Riley Spingler is a three-sport athlete, but there's one thing above all else that upsets him.
"Something about losing a race bugs me the most. If I lost in a game of basketball, it was alright. It would eat at me, but something about someone being faster than me ... it was something that drove me insane."
Spingler's competitive nature stems from his youth, as he recalls running around in the back yard with his older sister LeAnn and her friends. If he lost one race, he'd challenge them again and again "until I beat them."
Few were faster this spring than Spingler. The Citizen's Boys Track and Field Athlete of the Year made his second appearance at the state track and field championships this year, placing fourth overall in the 400m dash while also competing in the 200m dash and the long jump.
Spingler's time in the 400m dash was 49.56. He wrapped up the 200m dash in 22.81 for 11th overall in Division II, and he landed a distance of 21-1.50 in the long jump for 10th place.
"I placed in top five in the 400 which is what I was shooting for. I broke another school record which I thought was pretty cool," Spingler said. "In the long jump I had some problems with my knee but I was still within the top 10. I think I definitely met my goals."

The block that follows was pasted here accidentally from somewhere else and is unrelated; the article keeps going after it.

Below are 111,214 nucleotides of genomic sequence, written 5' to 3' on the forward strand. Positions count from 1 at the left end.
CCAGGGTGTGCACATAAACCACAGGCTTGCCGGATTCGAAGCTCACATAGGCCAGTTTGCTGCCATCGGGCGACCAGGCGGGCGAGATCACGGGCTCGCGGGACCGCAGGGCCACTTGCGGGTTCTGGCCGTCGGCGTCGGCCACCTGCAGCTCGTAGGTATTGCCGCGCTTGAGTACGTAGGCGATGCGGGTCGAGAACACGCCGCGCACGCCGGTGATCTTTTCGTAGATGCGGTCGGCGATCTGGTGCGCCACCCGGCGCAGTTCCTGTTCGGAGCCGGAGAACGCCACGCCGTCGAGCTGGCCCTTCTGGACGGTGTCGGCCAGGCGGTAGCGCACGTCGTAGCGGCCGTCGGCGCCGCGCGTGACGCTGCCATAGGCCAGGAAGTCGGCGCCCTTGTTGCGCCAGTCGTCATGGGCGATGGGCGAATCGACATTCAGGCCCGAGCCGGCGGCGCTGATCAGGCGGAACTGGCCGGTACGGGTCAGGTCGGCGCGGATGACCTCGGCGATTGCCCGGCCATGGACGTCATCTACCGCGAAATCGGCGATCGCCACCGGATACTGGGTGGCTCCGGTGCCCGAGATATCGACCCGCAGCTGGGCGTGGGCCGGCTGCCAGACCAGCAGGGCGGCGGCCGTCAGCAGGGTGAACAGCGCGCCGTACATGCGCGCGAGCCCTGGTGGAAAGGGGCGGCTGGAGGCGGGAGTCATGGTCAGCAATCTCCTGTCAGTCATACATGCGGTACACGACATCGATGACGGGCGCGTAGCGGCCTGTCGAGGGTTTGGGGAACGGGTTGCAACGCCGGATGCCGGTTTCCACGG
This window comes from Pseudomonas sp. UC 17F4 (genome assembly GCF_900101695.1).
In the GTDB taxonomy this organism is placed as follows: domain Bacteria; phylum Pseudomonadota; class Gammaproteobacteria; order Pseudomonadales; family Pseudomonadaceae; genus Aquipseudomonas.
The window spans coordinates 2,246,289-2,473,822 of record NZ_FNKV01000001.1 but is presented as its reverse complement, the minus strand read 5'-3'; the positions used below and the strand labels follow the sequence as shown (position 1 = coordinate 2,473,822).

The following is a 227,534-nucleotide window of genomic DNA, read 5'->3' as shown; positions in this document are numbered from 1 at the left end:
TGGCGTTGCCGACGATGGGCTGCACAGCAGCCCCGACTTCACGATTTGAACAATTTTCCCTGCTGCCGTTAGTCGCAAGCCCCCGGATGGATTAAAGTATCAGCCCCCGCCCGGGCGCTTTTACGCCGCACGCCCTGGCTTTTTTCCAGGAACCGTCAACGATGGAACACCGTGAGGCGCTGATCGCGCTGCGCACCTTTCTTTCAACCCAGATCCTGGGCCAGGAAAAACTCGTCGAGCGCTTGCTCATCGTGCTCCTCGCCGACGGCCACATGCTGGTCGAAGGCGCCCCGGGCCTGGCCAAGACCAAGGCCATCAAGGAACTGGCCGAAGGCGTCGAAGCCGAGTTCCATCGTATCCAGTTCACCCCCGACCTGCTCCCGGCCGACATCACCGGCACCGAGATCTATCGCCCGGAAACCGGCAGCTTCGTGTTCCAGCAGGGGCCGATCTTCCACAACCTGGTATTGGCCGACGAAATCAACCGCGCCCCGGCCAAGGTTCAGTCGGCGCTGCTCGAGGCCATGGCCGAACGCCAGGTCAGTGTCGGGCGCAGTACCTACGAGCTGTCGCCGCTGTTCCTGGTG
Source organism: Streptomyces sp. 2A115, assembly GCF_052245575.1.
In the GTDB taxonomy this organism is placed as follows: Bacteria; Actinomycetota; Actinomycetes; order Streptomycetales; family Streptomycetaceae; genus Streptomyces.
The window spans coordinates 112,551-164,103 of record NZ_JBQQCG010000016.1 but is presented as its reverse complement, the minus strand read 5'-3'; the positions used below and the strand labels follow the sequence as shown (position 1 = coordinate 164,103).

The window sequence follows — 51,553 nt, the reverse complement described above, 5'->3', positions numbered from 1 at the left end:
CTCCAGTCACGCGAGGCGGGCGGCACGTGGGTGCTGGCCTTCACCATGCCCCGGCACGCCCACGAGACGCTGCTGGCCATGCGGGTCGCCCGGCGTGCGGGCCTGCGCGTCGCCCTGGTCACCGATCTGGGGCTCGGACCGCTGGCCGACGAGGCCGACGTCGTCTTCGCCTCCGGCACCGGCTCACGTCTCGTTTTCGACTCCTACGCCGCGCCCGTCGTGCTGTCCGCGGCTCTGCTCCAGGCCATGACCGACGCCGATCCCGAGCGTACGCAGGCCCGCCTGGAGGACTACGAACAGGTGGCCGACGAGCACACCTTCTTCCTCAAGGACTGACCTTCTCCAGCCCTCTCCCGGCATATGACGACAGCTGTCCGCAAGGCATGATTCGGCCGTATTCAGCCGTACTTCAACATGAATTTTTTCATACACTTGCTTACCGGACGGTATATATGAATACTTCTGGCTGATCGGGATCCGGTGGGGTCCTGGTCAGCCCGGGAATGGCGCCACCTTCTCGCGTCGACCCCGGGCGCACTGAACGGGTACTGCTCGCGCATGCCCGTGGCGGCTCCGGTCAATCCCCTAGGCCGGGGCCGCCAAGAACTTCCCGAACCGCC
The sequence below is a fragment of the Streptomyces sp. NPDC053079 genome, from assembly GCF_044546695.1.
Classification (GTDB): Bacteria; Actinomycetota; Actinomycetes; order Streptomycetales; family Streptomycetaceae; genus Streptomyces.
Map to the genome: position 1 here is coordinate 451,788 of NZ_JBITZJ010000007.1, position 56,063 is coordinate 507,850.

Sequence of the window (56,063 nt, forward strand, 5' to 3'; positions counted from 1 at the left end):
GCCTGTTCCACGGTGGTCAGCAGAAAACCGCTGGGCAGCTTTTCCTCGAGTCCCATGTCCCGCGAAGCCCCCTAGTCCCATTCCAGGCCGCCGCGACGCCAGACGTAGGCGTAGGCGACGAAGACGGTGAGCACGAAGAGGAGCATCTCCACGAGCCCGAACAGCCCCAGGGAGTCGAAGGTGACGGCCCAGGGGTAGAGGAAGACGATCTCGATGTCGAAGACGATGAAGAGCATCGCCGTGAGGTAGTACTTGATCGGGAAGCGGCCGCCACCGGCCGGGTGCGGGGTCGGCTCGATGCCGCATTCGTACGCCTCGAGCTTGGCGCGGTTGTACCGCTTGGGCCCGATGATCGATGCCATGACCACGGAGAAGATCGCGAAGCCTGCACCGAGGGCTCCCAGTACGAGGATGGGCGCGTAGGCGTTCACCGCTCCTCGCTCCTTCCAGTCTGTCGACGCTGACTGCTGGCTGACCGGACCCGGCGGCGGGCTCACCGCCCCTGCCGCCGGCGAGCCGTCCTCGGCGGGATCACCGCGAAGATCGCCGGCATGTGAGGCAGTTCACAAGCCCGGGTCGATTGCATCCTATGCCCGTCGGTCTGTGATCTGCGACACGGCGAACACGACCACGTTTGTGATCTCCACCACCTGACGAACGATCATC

In the 400m, Spingler saved his energy through the first 200 meters before finding another gear for the stretch run. He says the first quarter of the race, and even the first few steps, are the hardest, but after that he settles into his pace.
Learning when to kick it into high gear was a process he worked through throughout his career.
"A lot of kids make the mistake of coming out too strong and the last 200 is where I get them," Spingler said. "My very first year when I ran, I was one of those guys that was full out all the way, and I realized that's not going to work. The last 100 meters is the final gear. It's all out."
In comparison to other sports — Spingler also plays football and basketball — he believes track requires the most mental strength. A lot of time spent training, especially late in the season, is done alone.
"When you're training for sectionals or state championships and some kids don't make it, you're out on the track running by yourself," Spingler said. "It's like, 'What can I do to motivate myself today? What can I do to keep me going and make me better?' I always find little ways that will push me or make me go faster during practice."
Spingler will carry that attitude to Alfred University where he'll be slotted in as a shooting guard for the men's basketball team next year. He's also considering whether he will continue his track career to "keep busy and stay in shape."
He knows that college won't replace what he had in Weedsport. When Spingler competed for the Warriors, whether it was on the field, track or court, he did so with pride.
"A lot of people say they wouldn't want to represent any other school or wear any other school's colors, but running and playing for Weedsport meant everything to me. The support from the parents and the friends you make here ... it's a small town community and I think it's better than anything."